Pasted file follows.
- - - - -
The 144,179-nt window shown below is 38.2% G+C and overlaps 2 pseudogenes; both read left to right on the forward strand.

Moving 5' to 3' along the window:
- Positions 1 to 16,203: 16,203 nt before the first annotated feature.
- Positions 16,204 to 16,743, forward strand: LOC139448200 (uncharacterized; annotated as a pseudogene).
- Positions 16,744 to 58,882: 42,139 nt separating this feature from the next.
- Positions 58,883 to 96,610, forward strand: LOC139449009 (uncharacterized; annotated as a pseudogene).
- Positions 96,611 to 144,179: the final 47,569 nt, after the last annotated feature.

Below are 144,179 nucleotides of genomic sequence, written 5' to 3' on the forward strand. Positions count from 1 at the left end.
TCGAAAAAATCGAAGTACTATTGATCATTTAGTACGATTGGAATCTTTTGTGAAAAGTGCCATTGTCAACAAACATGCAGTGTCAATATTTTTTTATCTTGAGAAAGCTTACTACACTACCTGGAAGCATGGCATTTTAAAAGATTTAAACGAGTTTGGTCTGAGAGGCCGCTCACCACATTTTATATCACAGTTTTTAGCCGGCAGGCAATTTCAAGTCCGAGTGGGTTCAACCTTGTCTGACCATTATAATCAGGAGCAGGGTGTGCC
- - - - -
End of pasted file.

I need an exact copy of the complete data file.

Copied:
The 144,179-nt window shown below is 38.2% G+C and overlaps 2 pseudogenes; both read left to right on the forward strand.

Moving 5' to 3' along the window:
- Positions 1 to 16,203: 16,203 nt before the first annotated feature.
- Positions 16,204 to 16,743, forward strand: LOC139448200 (uncharacterized; annotated as a pseudogene).
- Positions 16,744 to 58,882: 42,139 nt separating this feature from the next.
- Positions 58,883 to 96,610, forward strand: LOC139449009 (uncharacterized; annotated as a pseudogene).
- Positions 96,611 to 144,179: the final 47,569 nt, after the last annotated feature.

Below are 144,179 nucleotides of genomic sequence, written 5' to 3' on the forward strand. Positions count from 1 at the left end.
TCGAAAAAATCGAAGTACTATTGATCATTTAGTACGATTGGAATCTTTTGTGAAAAGTGCCATTGTCAACAAACATGCAGTGTCAATATTTTTTTATCTTGAGAAAGCTTACTACACTACCTGGAAGCATGGCATTTTAAAAGATTTAAACGAGTTTGGTCTGAGAGGCCGCTCACCACATTTTATATCACAGTTTTTAGCCGGCAGGCAATTTCAAGTCCGAGTGGGTTCAACCTTGTCTGACCATTATAATCAGGAGCAGGGTGTGCC